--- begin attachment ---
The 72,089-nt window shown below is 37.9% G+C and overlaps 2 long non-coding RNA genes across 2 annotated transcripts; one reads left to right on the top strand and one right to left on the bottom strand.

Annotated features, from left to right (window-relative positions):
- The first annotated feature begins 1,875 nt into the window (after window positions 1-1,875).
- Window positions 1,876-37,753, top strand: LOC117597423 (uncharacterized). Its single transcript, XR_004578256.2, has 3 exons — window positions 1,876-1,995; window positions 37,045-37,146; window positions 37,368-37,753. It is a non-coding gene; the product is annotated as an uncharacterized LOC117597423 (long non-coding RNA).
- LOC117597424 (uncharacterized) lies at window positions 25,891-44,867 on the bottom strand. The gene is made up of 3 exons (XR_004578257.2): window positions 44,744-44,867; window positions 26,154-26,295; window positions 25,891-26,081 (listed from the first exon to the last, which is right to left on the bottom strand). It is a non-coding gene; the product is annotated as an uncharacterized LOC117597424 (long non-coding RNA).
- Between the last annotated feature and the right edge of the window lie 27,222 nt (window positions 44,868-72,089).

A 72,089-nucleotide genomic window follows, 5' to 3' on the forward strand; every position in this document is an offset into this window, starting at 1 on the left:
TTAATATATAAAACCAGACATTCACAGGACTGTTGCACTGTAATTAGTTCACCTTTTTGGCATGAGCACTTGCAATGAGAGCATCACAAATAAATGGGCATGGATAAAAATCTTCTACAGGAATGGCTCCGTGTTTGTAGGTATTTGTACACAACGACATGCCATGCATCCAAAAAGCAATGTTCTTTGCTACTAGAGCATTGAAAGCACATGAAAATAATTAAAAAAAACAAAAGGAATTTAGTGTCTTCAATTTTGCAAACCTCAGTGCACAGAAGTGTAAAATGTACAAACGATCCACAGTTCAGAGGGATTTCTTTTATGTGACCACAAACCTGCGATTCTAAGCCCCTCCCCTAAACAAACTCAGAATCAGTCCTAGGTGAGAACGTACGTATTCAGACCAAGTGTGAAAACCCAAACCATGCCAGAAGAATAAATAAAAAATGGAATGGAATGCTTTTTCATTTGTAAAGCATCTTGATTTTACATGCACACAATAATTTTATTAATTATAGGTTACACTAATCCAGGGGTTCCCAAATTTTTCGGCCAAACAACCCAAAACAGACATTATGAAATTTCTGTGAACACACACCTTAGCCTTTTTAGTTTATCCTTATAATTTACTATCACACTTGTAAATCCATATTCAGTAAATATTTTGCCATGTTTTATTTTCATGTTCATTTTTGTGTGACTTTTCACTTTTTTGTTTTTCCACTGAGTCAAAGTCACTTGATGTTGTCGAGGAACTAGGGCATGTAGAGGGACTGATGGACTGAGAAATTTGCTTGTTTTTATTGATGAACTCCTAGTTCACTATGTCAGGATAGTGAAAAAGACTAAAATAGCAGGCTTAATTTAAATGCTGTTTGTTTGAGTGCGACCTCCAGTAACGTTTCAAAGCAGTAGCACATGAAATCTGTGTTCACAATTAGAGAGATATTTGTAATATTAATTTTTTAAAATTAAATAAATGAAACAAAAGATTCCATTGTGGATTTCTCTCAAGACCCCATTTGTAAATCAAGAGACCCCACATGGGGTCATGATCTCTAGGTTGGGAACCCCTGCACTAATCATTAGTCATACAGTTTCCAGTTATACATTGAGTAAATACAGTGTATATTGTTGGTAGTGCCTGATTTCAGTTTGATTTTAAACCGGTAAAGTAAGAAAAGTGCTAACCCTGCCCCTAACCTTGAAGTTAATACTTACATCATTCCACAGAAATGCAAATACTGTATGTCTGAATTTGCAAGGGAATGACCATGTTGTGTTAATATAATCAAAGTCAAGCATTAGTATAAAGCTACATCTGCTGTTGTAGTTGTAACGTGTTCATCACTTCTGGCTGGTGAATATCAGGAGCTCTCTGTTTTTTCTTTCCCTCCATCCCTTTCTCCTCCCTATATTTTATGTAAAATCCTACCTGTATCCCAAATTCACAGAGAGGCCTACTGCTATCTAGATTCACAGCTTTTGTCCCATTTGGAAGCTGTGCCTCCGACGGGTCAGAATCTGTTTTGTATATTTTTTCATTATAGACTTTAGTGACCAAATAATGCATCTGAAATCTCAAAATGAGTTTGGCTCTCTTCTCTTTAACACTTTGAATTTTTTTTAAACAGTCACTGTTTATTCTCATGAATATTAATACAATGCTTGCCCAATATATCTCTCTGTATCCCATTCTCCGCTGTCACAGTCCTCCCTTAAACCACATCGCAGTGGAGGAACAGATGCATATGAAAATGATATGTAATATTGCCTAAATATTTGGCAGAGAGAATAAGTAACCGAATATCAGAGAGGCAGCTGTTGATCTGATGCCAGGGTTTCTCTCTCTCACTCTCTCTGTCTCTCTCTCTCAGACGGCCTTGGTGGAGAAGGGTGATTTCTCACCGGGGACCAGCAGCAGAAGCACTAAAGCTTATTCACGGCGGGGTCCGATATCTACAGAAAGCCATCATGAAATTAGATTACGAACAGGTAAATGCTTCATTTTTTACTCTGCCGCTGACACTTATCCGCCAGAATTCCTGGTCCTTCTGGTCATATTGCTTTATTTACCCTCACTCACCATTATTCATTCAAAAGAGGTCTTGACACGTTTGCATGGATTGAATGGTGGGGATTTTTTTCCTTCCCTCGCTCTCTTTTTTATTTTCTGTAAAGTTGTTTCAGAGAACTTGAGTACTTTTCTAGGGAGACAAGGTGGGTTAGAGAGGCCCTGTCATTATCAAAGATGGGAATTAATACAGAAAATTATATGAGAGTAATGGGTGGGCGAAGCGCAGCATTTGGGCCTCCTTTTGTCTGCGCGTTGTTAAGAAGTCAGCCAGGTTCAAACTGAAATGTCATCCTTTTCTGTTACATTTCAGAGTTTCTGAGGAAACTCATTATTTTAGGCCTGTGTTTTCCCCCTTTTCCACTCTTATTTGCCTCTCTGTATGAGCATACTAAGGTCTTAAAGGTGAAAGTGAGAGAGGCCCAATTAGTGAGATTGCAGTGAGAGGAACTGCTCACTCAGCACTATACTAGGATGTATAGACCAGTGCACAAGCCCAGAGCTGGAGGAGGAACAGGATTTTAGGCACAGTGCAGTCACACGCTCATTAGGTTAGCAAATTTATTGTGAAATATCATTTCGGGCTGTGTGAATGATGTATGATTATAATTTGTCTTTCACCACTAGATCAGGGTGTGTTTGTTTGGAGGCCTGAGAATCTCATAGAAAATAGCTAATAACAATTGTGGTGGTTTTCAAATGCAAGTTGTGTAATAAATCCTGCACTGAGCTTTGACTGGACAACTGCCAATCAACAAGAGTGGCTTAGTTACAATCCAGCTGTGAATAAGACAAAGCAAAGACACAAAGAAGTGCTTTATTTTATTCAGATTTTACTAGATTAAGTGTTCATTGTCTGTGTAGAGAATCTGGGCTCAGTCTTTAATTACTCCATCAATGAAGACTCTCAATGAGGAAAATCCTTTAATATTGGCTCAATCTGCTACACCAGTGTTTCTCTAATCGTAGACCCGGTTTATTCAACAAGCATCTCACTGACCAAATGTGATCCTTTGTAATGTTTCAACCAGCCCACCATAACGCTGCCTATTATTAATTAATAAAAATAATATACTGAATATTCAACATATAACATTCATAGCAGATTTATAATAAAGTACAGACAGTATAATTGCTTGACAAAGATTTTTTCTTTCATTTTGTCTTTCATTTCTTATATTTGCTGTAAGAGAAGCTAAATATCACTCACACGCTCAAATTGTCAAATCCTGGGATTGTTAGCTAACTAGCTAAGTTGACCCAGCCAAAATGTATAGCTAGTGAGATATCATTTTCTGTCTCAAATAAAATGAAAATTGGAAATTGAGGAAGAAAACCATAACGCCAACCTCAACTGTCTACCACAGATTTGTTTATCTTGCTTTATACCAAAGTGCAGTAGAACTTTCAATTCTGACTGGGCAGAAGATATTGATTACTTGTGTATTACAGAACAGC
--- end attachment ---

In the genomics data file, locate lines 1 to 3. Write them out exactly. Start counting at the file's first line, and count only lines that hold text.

The 72,089-nt window shown below is 37.9% G+C and overlaps 2 long non-coding RNA genes across 2 annotated transcripts; one reads left to right on the top strand and one right to left on the bottom strand.

Annotated features, from left to right (window-relative positions):
- The first annotated feature begins 1,875 nt into the window (after window positions 1-1,875).